15 June 2015

Junction Road ghostsign repainted. Grunt.

Every now and then some ill-advised or mis-guided muppet with a vague idea that he/she is preserving history sets to with brush and paint and has a half-arsed attempt at touching up an old ghostsign; a ghost of the past.

This sign in Junction Road, N19, has also been attacked, sorry... renovated. 

Before (top) and after (below)
The original wording for Auction Rooms & Depository sat within or on top of an old panel (see the top right corner where it doesn't quite fit). Another [later?] sign that ended with 'furniture' can be seen at the very bottom. Note how all the chunky black letters were outlined with white and had a 3D-effect drop shadow which, I think, being as it has faded faster, was probably in another colour.
Now compare that with the revised version which has all the words rendered in the same flat grey with no attempt at 3D, and the area in the middle has been scrubbed clean/ painted flat, thus losing any hint of what the rest of the lettering might have said. 'Furniture' on its own means nothing. What exactly has been achieved here?

Two prime examples of this kind of repainting abuse can be found in Covent Garden (left) and Stepney (right).
Advertising spaces have always been updated and repainted as new signs for new products or businesses have been over-painted onto them over the decades. And this is still happening today. For example, in Upper Street Islington, an old sign for the Hare and Hounds Garage was scrubbed back and overlaid with a modern pastiche to advertise the bar and restaurant below. I was initially sad to lose the old sign, but realised that it made sense for the new owners to utilise the advertising space. It has subsequently been altered again by the latest owners.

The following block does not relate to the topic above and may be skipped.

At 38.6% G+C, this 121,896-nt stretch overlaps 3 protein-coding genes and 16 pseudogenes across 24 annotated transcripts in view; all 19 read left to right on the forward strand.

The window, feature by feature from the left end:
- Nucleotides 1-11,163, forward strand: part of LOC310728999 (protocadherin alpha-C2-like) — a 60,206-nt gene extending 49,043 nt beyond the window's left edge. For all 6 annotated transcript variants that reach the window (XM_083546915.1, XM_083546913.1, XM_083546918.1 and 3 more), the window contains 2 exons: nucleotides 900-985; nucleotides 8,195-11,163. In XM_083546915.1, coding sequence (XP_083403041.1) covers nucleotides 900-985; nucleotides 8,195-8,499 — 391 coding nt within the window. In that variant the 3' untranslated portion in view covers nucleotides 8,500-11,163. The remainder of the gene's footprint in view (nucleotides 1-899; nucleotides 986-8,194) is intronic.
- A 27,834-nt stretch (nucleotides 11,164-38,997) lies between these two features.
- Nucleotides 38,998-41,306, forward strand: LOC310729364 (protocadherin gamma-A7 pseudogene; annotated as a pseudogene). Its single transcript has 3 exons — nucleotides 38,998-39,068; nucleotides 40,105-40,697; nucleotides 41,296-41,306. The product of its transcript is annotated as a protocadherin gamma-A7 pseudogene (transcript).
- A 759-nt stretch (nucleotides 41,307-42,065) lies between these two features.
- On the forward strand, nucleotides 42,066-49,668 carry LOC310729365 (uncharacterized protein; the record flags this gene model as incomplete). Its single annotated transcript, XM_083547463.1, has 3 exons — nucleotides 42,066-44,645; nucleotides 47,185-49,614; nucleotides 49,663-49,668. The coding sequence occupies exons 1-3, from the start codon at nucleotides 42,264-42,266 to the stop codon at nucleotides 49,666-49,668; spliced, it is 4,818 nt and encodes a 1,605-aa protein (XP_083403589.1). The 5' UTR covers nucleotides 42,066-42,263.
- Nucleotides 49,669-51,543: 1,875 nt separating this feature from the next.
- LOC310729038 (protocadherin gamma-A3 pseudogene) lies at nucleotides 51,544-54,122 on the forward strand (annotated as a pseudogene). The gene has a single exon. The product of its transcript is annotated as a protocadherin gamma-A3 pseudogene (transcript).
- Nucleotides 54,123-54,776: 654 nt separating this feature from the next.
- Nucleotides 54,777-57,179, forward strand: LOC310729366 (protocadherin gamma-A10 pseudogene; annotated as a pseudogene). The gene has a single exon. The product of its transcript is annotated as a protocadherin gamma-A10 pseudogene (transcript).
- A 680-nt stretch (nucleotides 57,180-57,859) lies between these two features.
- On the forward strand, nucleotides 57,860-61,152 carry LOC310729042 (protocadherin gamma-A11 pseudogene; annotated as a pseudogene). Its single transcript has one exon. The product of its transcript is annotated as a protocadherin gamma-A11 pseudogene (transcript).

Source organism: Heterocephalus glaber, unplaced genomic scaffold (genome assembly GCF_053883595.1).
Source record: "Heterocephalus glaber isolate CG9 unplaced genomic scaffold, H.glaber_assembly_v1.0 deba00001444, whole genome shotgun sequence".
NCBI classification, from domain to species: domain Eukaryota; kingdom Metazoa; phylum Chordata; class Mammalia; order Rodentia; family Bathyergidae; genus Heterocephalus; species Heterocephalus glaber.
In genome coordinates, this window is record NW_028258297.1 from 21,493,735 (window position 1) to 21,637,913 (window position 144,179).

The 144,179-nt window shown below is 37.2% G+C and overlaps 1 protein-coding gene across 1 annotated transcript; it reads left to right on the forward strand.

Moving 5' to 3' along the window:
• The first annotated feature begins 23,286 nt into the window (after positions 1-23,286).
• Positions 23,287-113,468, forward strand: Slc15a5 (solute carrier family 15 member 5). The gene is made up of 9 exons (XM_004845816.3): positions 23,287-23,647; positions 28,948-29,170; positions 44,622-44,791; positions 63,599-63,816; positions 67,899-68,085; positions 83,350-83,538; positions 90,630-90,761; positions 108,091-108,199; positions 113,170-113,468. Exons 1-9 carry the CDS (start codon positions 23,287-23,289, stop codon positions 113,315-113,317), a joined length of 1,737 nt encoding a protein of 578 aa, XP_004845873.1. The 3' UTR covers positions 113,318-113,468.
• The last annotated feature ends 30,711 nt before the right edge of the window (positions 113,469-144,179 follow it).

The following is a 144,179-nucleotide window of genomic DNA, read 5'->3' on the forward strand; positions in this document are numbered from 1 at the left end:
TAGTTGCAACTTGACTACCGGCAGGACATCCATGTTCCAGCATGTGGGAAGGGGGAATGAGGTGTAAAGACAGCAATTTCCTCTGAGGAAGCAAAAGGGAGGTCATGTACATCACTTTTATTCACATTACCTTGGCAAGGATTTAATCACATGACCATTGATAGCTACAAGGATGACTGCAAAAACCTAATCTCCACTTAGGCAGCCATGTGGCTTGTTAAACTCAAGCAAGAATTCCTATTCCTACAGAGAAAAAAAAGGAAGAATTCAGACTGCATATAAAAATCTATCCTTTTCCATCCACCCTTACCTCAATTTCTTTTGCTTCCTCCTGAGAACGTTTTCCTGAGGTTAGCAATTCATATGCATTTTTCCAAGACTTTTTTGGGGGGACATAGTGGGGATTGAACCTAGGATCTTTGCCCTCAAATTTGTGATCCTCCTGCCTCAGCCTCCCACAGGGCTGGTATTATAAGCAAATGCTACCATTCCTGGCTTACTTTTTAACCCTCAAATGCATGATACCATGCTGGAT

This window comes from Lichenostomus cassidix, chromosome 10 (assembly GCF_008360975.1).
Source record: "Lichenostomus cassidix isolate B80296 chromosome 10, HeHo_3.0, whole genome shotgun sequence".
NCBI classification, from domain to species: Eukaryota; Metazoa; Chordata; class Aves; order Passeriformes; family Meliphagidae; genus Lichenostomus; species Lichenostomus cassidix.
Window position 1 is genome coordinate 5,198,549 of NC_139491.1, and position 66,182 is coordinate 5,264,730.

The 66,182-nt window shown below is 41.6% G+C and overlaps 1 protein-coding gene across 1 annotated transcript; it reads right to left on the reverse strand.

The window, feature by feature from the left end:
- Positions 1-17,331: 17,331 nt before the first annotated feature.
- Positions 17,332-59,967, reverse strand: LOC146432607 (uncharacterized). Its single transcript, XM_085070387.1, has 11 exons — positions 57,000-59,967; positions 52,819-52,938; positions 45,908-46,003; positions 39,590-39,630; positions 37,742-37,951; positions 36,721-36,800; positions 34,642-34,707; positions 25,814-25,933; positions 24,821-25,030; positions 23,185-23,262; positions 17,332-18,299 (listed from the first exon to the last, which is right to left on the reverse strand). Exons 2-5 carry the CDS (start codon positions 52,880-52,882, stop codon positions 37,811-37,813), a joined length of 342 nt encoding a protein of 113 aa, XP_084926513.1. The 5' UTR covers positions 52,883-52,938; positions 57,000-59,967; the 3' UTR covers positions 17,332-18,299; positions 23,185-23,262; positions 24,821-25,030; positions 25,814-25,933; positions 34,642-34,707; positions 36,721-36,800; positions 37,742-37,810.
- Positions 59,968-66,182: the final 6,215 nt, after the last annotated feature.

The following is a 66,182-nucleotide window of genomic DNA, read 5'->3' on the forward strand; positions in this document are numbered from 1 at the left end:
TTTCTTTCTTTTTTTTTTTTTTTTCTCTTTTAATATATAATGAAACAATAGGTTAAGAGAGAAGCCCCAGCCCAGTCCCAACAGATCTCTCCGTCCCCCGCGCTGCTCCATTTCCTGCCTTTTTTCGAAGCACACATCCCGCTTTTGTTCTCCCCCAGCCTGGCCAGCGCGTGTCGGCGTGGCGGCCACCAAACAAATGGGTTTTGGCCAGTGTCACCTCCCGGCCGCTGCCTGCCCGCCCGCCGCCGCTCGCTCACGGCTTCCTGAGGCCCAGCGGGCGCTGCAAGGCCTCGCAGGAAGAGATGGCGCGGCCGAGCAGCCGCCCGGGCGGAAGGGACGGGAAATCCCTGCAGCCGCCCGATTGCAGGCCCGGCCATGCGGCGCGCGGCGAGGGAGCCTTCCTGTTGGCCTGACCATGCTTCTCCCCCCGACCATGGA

But, back to my main point; I just do not understand what is achieved by just tarting up and repainting an old sign when the business or product is no longer relevant. Leave it alone. Let it fade. Don't touch!
I'd rather see the whole wall painted over with block colour rather than this kind of considered damage.

Another example of poor workmanship can be found on this hand-painted wall sign above Leverton Ltd opposite Mornington Crescent tube station. It is, to my eye, truly awful. The sign was probably originally commissioned by the owners of the company over 100 years ago. Levertons is still trading today (people don't stop dying!) and has at some time in the last decade engaged a contractor to clean up the sign (google streetview shows it has looked like this since at least 2008). But oh dear, as with Flegg (above), this most surely is not the work of anyone who has an inkling about letterform – just look at the inconsistent letter shapes, specifically the bad centres on the Rs, the lumpy bits, the wobbly curves, the thicks and thins, the mis-aligments and the general slap-dash thic-is-best attack. Need I go on?

I'll stop now. I don't like criticising. I wish I didn't feel the need to. But sometimes it needs to be said.

Thanks for reading. See you soon.

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Thanks, Jane